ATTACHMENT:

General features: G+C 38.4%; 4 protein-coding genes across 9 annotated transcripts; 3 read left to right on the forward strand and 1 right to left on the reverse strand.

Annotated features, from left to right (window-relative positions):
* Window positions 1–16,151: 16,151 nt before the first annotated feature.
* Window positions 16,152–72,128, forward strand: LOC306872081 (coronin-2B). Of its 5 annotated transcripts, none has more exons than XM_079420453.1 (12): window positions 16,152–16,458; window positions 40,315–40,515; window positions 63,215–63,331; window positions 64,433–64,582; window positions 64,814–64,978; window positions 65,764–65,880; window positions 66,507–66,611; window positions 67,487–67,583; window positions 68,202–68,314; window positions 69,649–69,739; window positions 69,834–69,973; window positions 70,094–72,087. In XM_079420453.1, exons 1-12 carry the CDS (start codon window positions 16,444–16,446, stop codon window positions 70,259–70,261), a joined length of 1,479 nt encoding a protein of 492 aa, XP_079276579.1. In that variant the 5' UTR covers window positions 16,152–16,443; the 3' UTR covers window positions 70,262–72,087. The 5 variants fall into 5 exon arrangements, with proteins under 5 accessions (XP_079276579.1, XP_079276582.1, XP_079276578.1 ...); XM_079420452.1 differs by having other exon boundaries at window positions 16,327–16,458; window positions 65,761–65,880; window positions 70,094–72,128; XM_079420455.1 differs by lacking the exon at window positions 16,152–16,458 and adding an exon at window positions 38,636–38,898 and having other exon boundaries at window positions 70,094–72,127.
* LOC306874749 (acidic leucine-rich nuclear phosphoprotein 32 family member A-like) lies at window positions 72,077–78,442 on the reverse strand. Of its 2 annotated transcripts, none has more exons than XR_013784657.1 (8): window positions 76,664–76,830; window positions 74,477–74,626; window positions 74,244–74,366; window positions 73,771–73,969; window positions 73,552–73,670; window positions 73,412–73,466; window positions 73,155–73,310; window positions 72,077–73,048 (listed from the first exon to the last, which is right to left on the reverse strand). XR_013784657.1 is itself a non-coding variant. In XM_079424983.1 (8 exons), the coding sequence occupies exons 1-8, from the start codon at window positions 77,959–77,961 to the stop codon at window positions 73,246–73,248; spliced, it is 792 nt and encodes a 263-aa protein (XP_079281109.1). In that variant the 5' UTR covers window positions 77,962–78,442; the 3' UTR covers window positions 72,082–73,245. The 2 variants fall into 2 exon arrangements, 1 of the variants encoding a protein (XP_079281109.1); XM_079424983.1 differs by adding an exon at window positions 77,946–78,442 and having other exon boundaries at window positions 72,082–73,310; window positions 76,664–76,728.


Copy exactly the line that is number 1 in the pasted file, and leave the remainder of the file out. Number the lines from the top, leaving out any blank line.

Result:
General features: G+C 38.4%; 4 protein-coding genes across 9 annotated transcripts; 3 read left to right on the forward strand and 1 right to left on the reverse strand.